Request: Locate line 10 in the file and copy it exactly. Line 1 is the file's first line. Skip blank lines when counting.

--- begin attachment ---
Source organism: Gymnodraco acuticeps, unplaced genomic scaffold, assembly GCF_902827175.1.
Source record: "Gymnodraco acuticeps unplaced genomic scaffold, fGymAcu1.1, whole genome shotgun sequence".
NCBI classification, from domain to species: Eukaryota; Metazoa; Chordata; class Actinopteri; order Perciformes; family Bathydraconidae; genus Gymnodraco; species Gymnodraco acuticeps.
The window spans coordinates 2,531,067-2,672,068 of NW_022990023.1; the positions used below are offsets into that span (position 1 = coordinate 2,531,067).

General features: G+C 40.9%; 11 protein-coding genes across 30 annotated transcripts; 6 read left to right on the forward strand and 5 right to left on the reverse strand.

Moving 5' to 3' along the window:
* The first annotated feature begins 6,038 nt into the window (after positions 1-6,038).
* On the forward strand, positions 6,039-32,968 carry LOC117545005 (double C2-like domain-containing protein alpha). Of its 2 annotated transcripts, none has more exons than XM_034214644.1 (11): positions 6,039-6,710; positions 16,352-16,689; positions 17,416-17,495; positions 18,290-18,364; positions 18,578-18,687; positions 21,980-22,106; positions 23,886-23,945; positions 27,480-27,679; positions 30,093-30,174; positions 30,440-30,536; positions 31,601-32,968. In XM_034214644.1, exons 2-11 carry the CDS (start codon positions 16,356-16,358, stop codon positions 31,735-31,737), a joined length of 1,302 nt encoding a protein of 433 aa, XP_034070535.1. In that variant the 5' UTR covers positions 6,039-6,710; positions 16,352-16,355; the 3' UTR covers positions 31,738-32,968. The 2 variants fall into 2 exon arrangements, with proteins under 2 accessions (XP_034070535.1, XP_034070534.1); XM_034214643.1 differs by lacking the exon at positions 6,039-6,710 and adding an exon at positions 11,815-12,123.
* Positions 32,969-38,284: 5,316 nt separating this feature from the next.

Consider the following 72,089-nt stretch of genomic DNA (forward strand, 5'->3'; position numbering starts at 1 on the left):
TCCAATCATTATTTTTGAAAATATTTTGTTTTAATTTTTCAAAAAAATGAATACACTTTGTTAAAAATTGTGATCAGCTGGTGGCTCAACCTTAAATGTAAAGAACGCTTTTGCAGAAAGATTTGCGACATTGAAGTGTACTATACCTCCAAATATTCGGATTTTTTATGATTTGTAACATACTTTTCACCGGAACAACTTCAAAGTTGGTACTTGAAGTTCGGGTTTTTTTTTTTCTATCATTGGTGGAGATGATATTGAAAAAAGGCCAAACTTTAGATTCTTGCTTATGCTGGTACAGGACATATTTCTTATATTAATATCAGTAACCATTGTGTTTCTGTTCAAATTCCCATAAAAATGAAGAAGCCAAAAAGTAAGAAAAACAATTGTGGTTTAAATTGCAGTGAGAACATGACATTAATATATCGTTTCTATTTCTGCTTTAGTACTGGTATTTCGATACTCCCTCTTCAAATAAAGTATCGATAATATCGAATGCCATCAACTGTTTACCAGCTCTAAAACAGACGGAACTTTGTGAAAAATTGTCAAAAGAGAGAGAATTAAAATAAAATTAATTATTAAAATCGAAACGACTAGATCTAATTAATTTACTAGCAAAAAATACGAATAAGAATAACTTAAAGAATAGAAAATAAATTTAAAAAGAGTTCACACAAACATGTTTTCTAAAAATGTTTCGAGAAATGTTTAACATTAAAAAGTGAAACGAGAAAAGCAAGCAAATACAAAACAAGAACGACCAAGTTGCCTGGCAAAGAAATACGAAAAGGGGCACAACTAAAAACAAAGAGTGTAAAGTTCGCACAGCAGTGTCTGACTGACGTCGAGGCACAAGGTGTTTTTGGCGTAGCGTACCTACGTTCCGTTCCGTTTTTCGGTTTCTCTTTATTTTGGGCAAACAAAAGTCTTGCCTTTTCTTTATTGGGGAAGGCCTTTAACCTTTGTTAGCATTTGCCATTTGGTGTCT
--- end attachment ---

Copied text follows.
Consider the following 72,089-nt stretch of genomic DNA (forward strand, 5'->3'; position numbering starts at 1 on the left):